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Chicago Retiree Tower Is Year’s Largest Muni Default

(Corrects disclosure source in the second paragraph of story originally published Sept. 22.)

Sept. 22 (Bloomberg) -- A housing development for retirees in Chicago with about $229 million of long-term debt became the largest municipal bond default this year when it missed a Sept. 1 payment after occupancy failed to meet expectations.

The Clare at Water Tower, a 53-story apartment building with Lake Michigan views and near luxury retailers north of downtown, won’t make further payments until debt-restructuring talks are done, according to Sept. 20 disclosure statement by the Franciscan Sisters of Chicago Service Corp., which developed the property. The developer said it skipped a September payment.

The default is the largest in the $2.9 trillion municipal-bond market this year, said Richard Lehmann, publisher of the Distressed Debt Securities Newsletter in Miami Lakes, Florida. Including it, this year’s total topped $1 billion, while still trailing 2010’s $3.6 billion.

“In a typical year, we have about $1 billion of defaults,” Lehmann said.

The weak economy and a housing-market slump for the past three years led to “challenges” that kept occupancy rates and revenue below projections, Judy Amiano, president and chief executive officer of the Franciscan group, said in a statement.

First Step

“This is the first step in a process of working collaboratively with our lenders to identify a permanent solution for the structure of the Clare’s debt,” said Amiano, whose organization is based in Homewood, Illinois. The debt was sold through the Illinois Finance Authority.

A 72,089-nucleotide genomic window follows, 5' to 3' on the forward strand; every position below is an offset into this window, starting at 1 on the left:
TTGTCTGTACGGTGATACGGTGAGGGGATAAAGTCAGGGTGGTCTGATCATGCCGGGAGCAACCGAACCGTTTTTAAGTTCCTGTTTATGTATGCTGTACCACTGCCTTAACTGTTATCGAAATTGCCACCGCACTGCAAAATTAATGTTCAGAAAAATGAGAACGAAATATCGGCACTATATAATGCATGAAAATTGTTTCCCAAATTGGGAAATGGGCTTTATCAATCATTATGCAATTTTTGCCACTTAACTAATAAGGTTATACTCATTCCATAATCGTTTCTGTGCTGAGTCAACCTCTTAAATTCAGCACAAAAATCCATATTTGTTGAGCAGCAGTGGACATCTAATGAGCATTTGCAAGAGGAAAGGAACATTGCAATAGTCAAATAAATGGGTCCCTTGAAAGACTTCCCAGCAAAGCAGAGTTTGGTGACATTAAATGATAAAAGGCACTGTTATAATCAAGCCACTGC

The Clare bills itself as Chicago’s first and only high-rise retirement community. The building, on Loyola University’s Water Tower campus near Chicago’s Magnificent Mile, has 248 apartments in 600,000 square-feet of space and offers common dining rooms, three chapels and fitness and aquatic centers.

The bonds traded most recently on Sept. 6 at about 35 cents on the dollar, according to data compiled by Bloomberg. Other trades in recent months have ranged from 12.625 cents on the dollar to 38.188 cents on the dollar. The bonds have been held by BlackRock Advisors LLC, Lord Abbett & Co. and Invesco Ltd., according to the data.

The default triggered a mandatory tender for $125 million of the issuer’s variable-rate debt, the trustee for the securities, Bank of New York Mellon Corp., said today in a separate disclosure statement.

To contact the reporters on this story: Darrell Preston in Dallas at; Brian Louis in Chicago at

To contact the editor responsible for this story: Mark Tannenbaum at

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